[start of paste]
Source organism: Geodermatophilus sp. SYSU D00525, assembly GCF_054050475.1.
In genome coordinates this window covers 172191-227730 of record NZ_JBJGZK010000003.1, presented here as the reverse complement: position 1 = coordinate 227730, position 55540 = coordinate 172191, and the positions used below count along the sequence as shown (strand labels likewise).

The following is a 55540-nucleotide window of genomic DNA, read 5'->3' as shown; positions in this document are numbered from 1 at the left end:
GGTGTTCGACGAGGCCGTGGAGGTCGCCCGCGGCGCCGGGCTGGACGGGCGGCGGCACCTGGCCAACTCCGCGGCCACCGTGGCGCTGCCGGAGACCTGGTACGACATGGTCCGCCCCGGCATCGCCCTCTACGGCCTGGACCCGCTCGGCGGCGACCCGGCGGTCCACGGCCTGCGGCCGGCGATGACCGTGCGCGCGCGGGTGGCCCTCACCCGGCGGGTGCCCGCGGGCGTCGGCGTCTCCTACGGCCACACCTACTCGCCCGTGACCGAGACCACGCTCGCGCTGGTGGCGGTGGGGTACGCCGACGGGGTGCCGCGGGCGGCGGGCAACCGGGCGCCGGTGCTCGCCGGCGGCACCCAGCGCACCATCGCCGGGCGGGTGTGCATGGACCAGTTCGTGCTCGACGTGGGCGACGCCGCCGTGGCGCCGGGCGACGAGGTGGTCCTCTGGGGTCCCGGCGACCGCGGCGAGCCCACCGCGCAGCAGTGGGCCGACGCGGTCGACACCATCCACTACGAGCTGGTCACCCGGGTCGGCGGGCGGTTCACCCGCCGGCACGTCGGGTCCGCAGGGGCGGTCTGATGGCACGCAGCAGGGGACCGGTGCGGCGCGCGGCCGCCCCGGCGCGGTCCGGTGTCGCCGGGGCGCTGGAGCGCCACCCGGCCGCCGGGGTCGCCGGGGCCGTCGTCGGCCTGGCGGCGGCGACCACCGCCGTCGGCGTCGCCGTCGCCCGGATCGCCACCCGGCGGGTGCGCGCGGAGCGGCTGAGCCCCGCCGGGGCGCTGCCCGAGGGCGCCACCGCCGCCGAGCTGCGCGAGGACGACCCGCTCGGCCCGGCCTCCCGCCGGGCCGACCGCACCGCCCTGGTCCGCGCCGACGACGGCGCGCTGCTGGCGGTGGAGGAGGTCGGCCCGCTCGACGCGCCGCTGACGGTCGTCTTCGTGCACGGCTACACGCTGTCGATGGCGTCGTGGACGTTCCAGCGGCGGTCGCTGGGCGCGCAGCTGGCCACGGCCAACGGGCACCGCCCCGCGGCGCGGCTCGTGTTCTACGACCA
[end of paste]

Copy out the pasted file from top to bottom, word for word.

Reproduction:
Source organism: Geodermatophilus sp. SYSU D00525, assembly GCF_054050475.1.
In genome coordinates this window covers 172191-227730 of record NZ_JBJGZK010000003.1, presented here as the reverse complement: position 1 = coordinate 227730, position 55540 = coordinate 172191, and the positions used below count along the sequence as shown (strand labels likewise).

The following is a 55540-nucleotide window of genomic DNA, read 5'->3' as shown; positions in this document are numbered from 1 at the left end:
GGTGTTCGACGAGGCCGTGGAGGTCGCCCGCGGCGCCGGGCTGGACGGGCGGCGGCACCTGGCCAACTCCGCGGCCACCGTGGCGCTGCCGGAGACCTGGTACGACATGGTCCGCCCCGGCATCGCCCTCTACGGCCTGGACCCGCTCGGCGGCGACCCGGCGGTCCACGGCCTGCGGCCGGCGATGACCGTGCGCGCGCGGGTGGCCCTCACCCGGCGGGTGCCCGCGGGCGTCGGCGTCTCCTACGGCCACACCTACTCGCCCGTGACCGAGACCACGCTCGCGCTGGTGGCGGTGGGGTACGCCGACGGGGTGCCGCGGGCGGCGGGCAACCGGGCGCCGGTGCTCGCCGGCGGCACCCAGCGCACCATCGCCGGGCGGGTGTGCATGGACCAGTTCGTGCTCGACGTGGGCGACGCCGCCGTGGCGCCGGGCGACGAGGTGGTCCTCTGGGGTCCCGGCGACCGCGGCGAGCCCACCGCGCAGCAGTGGGCCGACGCGGTCGACACCATCCACTACGAGCTGGTCACCCGGGTCGGCGGGCGGTTCACCCGCCGGCACGTCGGGTCCGCAGGGGCGGTCTGATGGCACGCAGCAGGGGACCGGTGCGGCGCGCGGCCGCCCCGGCGCGGTCCGGTGTCGCCGGGGCGCTGGAGCGCCACCCGGCCGCCGGGGTCGCCGGGGCCGTCGTCGGCCTGGCGGCGGCGACCACCGCCGTCGGCGTCGCCGTCGCCCGGATCGCCACCCGGCGGGTGCGCGCGGAGCGGCTGAGCCCCGCCGGGGCGCTGCCCGAGGGCGCCACCGCCGCCGAGCTGCGCGAGGACGACCCGCTCGGCCCGGCCTCCCGCCGGGCCGACCGCACCGCCCTGGTCCGCGCCGACGACGGCGCGCTGCTGGCGGTGGAGGAGGTCGGCCCGCTCGACGCGCCGCTGACGGTCGTCTTCGTGCACGGCTACACGCTGTCGATGGCGTCGTGGACGTTCCAGCGGCGGTCGCTGGGCGCGCAGCTGGCCACGGCCAACGGGCACCGCCCCGCGGCGCGGCTCGTGTTCTACGACCA